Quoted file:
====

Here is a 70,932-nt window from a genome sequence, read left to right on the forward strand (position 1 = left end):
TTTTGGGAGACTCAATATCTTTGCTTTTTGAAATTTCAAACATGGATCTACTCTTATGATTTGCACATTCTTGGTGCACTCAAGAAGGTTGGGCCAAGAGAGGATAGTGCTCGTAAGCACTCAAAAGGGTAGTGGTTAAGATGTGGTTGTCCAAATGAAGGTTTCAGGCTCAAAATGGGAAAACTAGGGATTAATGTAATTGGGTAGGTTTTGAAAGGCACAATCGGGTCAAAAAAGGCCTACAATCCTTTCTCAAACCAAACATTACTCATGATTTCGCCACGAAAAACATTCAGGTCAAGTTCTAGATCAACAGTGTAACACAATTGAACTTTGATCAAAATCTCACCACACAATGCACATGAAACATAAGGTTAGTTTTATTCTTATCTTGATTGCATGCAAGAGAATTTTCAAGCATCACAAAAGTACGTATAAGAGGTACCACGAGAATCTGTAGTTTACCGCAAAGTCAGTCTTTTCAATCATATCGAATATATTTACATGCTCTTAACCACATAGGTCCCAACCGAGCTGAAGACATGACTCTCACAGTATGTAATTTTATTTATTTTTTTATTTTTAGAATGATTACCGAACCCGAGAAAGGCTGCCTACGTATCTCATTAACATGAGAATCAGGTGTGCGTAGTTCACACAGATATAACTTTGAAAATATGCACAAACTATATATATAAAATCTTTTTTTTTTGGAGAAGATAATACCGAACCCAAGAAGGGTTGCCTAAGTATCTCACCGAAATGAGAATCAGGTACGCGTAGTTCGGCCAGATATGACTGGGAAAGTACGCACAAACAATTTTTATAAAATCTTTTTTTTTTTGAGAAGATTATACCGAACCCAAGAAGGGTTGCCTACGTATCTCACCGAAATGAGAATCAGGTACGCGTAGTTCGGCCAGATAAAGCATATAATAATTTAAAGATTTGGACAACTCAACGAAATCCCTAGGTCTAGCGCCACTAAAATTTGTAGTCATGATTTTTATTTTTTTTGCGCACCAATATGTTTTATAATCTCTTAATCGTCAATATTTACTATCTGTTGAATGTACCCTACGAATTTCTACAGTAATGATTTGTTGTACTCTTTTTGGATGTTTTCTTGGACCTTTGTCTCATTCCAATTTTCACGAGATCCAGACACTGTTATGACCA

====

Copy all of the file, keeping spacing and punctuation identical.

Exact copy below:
Here is a 70,932-nt window from a genome sequence, read left to right on the forward strand (position 1 = left end):
TTTTGGGAGACTCAATATCTTTGCTTTTTGAAATTTCAAACATGGATCTACTCTTATGATTTGCACATTCTTGGTGCACTCAAGAAGGTTGGGCCAAGAGAGGATAGTGCTCGTAAGCACTCAAAAGGGTAGTGGTTAAGATGTGGTTGTCCAAATGAAGGTTTCAGGCTCAAAATGGGAAAACTAGGGATTAATGTAATTGGGTAGGTTTTGAAAGGCACAATCGGGTCAAAAAAGGCCTACAATCCTTTCTCAAACCAAACATTACTCATGATTTCGCCACGAAAAACATTCAGGTCAAGTTCTAGATCAACAGTGTAACACAATTGAACTTTGATCAAAATCTCACCACACAATGCACATGAAACATAAGGTTAGTTTTATTCTTATCTTGATTGCATGCAAGAGAATTTTCAAGCATCACAAAAGTACGTATAAGAGGTACCACGAGAATCTGTAGTTTACCGCAAAGTCAGTCTTTTCAATCATATCGAATATATTTACATGCTCTTAACCACATAGGTCCCAACCGAGCTGAAGACATGACTCTCACAGTATGTAATTTTATTTATTTTTTTATTTTTAGAATGATTACCGAACCCGAGAAAGGCTGCCTACGTATCTCATTAACATGAGAATCAGGTGTGCGTAGTTCACACAGATATAACTTTGAAAATATGCACAAACTATATATATAAAATCTTTTTTTTTTGGAGAAGATAATACCGAACCCAAGAAGGGTTGCCTAAGTATCTCACCGAAATGAGAATCAGGTACGCGTAGTTCGGCCAGATATGACTGGGAAAGTACGCACAAACAATTTTTATAAAATCTTTTTTTTTTTGAGAAGATTATACCGAACCCAAGAAGGGTTGCCTACGTATCTCACCGAAATGAGAATCAGGTACGCGTAGTTCGGCCAGATAAAGCATATAATAATTTAAAGATTTGGACAACTCAACGAAATCCCTAGGTCTAGCGCCACTAAAATTTGTAGTCATGATTTTTATTTTTTTTGCGCACCAATATGTTTTATAATCTCTTAATCGTCAATATTTACTATCTGTTGAATGTACCCTACGAATTTCTACAGTAATGATTTGTTGTACTCTTTTTGGATGTTTTCTTGGACCTTTGTCTCATTCCAATTTTCACGAGATCCAGACACTGTTATGACCA